As a guest on Rev Al Sharpton’s radio show last week, I listened to caller after caller express their view on commemorating confederate history. Unsurprisingly it is a sore point (to put it mildly) for the many African-Americans whose roots lie in the south. It shouldn’t just be a sore point to African-Americans though – the confederacy was a stain on America’s history. It’s truly a wonder that any American would feel comfortable commemorating something which was the source of so much suffering for others and that created a legacy of deeply entrenched inequality that could be said to be at the root of many of the continued issues that America faces today.

In 1861, just weeks after Louisiana, Mississippi, Alabama, Florida, Georgia, South Carolina and Texas seceded from the union, Alexander Stephens, the vice-president of the confederacy delivered a speech which became known as the Cornerstone Speech. In it, he said: “[The] foundations [of the new government] are laid, its cornerstone rests, upon the great truth that the negro is not equal to the white man; that slavery subordination to the superior race is his natural and normal condition. This, our new government, is the first, in the history of the world, based upon this great physical, philosophical, and moral truth.” Even though McDonnell has now recognised slavery as part of Confederate History Month, the above statement alone should be enough to make him ponder deeply on the merits of commemorating anything from which such assertions came.

States like Virginia only fought so hard for their independence from the union in the civil war because they wished to continue to enslave millions of black people and to maintain the white supremacy that Stephens talked about in the Cornerstorne Speech. Furthermore, not only did confederate states secede from the union in order to protect their interests as slave owners, but their actions were also considered treason and illegal in the eyes of the rest of the union. And all that is the “sacrifice” that is apparently worth commemorating?

A man who called into Rev Sharpton’s show last week said: “What surprises me [about the reinstating of Confederate History Month] is that anyone’s surprised that this is still happening.” His view was that, African-American president or not, in many parts of America there are still people who cling to the notion that America was better in the old days, in the days before black people had the opportunity to do anything, much less become president. It is a shame that these can find allies in people like McDonnell.

While there are clearly progressive, forward-thinking Americans, it has also become clear that there are a number of Americans who are clinging to a very unsavory version of the past. The ugliness that has reared its head from those people since President Obama’s election has also been nothing short of spectacular and nothing short of depressing. It is truly a strange and sorry thing to see.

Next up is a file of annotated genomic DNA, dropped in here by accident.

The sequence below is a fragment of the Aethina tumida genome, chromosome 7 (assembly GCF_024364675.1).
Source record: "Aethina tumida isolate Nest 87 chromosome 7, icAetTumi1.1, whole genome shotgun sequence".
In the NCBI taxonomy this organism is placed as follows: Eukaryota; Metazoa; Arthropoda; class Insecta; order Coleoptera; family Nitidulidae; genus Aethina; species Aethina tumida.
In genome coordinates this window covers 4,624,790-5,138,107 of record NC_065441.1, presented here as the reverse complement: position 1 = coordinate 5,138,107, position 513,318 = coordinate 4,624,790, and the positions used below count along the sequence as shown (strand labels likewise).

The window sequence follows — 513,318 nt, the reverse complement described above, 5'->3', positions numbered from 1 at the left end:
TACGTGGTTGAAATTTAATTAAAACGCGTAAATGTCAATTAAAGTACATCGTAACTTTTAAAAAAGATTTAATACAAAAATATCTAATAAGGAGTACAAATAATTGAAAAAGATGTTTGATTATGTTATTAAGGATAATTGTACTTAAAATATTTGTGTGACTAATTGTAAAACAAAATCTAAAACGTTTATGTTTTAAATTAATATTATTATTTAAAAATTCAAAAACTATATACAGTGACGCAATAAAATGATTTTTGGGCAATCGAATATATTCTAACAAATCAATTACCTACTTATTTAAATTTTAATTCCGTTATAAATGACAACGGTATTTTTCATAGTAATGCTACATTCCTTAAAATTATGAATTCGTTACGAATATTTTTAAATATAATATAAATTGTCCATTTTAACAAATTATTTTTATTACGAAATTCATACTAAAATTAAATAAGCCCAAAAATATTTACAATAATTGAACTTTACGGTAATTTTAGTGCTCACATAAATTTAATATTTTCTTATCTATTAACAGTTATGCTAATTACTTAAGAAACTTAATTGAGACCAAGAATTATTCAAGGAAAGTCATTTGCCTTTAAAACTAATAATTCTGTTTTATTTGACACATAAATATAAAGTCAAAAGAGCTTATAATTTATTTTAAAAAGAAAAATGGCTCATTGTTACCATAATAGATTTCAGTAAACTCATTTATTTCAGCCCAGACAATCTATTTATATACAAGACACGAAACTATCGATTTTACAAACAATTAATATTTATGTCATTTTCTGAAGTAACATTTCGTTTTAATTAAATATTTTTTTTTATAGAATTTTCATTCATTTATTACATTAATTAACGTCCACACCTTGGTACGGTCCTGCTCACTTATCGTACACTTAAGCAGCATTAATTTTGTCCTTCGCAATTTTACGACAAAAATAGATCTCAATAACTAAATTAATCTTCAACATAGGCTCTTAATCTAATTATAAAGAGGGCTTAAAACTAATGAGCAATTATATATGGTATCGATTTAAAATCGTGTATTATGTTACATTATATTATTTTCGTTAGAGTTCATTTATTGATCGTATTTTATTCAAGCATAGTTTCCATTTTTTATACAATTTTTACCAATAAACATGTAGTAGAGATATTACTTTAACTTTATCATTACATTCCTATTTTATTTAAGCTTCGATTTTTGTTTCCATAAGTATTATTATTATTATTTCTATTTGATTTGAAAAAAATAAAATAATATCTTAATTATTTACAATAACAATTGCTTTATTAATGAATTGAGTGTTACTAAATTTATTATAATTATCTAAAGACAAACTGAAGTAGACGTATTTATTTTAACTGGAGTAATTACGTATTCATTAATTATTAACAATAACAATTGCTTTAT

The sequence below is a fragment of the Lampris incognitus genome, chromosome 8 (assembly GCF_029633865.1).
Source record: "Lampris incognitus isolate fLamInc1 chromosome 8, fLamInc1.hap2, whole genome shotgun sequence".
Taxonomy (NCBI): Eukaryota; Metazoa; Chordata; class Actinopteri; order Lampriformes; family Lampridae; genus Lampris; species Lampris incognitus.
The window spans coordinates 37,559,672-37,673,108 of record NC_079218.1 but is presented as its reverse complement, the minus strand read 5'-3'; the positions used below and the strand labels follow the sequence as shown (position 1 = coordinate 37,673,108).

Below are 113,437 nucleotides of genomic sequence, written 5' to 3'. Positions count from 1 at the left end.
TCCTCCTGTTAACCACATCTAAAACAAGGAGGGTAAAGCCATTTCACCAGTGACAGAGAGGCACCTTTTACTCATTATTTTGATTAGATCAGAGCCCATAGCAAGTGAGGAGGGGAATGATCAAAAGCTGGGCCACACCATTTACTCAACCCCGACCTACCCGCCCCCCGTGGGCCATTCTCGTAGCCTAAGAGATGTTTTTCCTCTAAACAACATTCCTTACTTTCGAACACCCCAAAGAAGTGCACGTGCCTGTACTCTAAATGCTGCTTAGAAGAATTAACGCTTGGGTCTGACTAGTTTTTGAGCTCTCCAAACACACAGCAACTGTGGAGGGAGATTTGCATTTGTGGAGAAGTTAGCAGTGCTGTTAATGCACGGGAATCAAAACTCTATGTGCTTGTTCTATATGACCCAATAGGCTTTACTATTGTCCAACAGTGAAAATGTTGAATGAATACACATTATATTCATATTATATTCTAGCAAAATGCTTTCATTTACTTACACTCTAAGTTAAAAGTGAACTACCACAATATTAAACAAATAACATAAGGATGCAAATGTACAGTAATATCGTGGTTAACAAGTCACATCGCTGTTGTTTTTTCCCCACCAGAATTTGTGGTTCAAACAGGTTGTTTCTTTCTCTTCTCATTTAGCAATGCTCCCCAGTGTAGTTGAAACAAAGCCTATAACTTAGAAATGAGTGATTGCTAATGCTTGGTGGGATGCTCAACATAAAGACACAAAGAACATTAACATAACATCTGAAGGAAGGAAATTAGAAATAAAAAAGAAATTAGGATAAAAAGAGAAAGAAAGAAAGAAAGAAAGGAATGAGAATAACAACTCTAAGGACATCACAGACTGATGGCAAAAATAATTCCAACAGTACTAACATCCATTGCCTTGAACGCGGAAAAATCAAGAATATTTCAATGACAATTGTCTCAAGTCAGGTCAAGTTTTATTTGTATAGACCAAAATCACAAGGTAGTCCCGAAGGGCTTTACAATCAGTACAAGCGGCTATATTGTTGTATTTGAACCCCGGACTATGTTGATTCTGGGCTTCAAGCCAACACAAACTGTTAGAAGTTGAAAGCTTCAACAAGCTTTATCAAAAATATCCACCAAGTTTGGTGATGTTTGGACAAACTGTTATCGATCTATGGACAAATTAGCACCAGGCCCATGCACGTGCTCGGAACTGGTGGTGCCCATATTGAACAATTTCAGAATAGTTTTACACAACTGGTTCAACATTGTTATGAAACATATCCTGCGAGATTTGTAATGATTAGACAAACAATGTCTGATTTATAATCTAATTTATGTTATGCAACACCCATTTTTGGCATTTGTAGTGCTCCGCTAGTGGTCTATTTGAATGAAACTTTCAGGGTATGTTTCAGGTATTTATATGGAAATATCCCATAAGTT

It is time for all people, Governor McDonnell included, to start looking ahead to the future. The past is gone, and celebrating the olden days in this way is a fruitless exercise which only courts controversy and creates deeper divisions. Politicians who practise divisive tactics like this should not be allowed to remain in office. Society simply has no need for this.

Forget confederate history. It is time for politicians of this kind to be history.

GOP, step away from the Tea Party

After the racist and homophobic insults used at a rally against healthcare reform, Republicans should denounce the Tea Party
Supporters of the Tea Party movement hold a sign outside the US Capitol
 Tea Party protesters hold a sign outside the US Capitol as they demonstrate against the health care bill. Photograph: Nicholas Kamm/AFP/Getty Images

Over the past year, the Tea Party movement has grown to the point where it can get a great deal of press attention and exposure. While that may be a good thing for the Tea Party, it is proving to be not necessarily so for the Republican party, which has jumped onto the Tea Party bandwagon.

Some Republicans may have become affiliated with the Tea Party movement in the hope of aligning themselves with an invigorated and energetic grassroots conservative movement. Instead, Republicans are now finding themselves in alignment with a movement in which some members feel that it is OK to shout out racist and homophobic insults (including the N-word) and spit at Congressmen as happened this weekend when the Tea Party protested against healthcare reform on Capitol Hill.

Despite the weekend’s shocking behaviour – one Congressman and civil rights leader, John Lewis, said he had not experienced such attackssince the 1960s – Republicans, particularly GOP chairman Michael Steele, spent the weekend defending and rationalising those Tea Party goers’ actions. This is dangerous ground for the Republican party.

There are some benefits of getting involved in a movement that is not clearly defined. The Tea Party was originally framed in the media as an umbrella movement for a bunch of disgruntled Conservatives, whatever their discontent may be. On that level, the Tea Party presented an opportunity for Republicans to gain some leverage.

The flip side is that a movement with no specific cause attracts all sorts of people with all sorts of agendas, which can put the GOP in a tricky position, and potentially turn important voters against them. The idea of what a “conservative” or “Republican” is continues to be shaped and distorted by a minority of people on the fringes who get the most attention. This does nothing to attract new supporters or independents and it may indeed turn off existing, more moderate Republican supporters. This is not a good strategy for the 2010 elections – unless that is, the GOP is looking to portray itself as a very rightwing, almost extremist party.

The obstructionist attitude may have worked while healthcare reform was still going through Congress, but with its passing, it is likely that public sentiment may continue to warm in the president’s direction. The fringe elements of the Tea Party will only start to look more and more repulsive which would only harm the Republicans, making them look even more narrow and one-dimensional.

“Appealing to the base” seems to be a key concern of Republicans, but if the base is the type of people who were at the rally this weekend and Republicans do not denounce that type of behaviour, the Tea Party may start to be of more harm to the Republicans than good. Yet, this all leads back to the question that was raised after Barack Obama’s election, which is what the GOP actually stands for. Right now, it looks like the Tea Party is getting to say who the Republicans are. And that’s a type of tea that many people might not want to drink come election time.